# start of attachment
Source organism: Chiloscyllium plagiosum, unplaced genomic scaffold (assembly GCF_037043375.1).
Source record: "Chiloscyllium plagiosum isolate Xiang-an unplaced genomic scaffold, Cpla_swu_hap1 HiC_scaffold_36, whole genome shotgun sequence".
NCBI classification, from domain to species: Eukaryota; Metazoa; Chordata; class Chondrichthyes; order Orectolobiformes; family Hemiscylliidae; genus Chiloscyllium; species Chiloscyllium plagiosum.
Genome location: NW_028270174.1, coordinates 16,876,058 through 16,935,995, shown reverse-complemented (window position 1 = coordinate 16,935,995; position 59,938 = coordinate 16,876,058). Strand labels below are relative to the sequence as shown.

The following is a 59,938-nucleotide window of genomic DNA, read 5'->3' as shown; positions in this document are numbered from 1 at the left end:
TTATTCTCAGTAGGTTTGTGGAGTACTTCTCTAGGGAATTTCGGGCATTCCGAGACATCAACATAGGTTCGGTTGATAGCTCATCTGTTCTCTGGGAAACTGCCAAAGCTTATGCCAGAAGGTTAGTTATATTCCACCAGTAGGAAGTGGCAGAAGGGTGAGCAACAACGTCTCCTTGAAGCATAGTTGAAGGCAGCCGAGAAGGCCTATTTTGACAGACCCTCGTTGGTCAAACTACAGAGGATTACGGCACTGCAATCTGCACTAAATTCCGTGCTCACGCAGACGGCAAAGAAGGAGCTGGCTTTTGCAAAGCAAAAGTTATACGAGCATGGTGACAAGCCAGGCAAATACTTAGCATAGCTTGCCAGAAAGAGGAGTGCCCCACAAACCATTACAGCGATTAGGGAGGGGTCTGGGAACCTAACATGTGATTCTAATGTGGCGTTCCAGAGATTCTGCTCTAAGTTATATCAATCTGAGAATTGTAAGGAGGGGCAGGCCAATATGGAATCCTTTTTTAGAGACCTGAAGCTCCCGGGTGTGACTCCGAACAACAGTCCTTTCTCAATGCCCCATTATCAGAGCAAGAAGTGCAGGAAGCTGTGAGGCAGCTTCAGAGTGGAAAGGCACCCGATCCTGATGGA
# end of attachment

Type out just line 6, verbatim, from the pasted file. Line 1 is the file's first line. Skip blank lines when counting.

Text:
TTATTCTCAGTAGGTTTGTGGAGTACTTCTCTAGGGAATTTCGGGCATTCCGAGACATCAACATAGGTTCGGTTGATAGCTCATCTGTTCTCTGGGAAACTGCCAAAGCTTATGCCAGAAGGTTAGTTATATTCCACCAGTAGGAAGTGGCAGAAGGGTGAGCAACAACGTCTCCTTGAAGCATAGTTGAAGGCAGCCGAGAAGGCCTATTTTGACAGACCCTCGTTGGTCAAACTACAGAGGATTACGGCACTGCAATCTGCACTAAATTCCGTGCTCACGCAGACGGCAAAGAAGGAGCTGGCTTTTGCAAAGCAAAAGTTATACGAGCATGGTGACAAGCCAGGCAAATACTTAGCATAGCTTGCCAGAAAGAGGAGTGCCCCACAAACCATTACAGCGATTAGGGAGGGGTCTGGGAACCTAACATGTGATTCTAATGTGGCGTTCCAGAGATTCTGCTCTAAGTTATATCAATCTGAGAATTGTAAGGAGGGGCAGGCCAATATGGAATCCTTTTTTAGAGACCTGAAGCTCCCGGGTGTGACTCCGAACAACAGTCCTTTCTCAATGCCCCATTATCAGAGCAAGAAGTGCAGGAAGCTGTGAGGCAGCTTCAGAGTGGAAAGGCACCCGATCCTGATGGA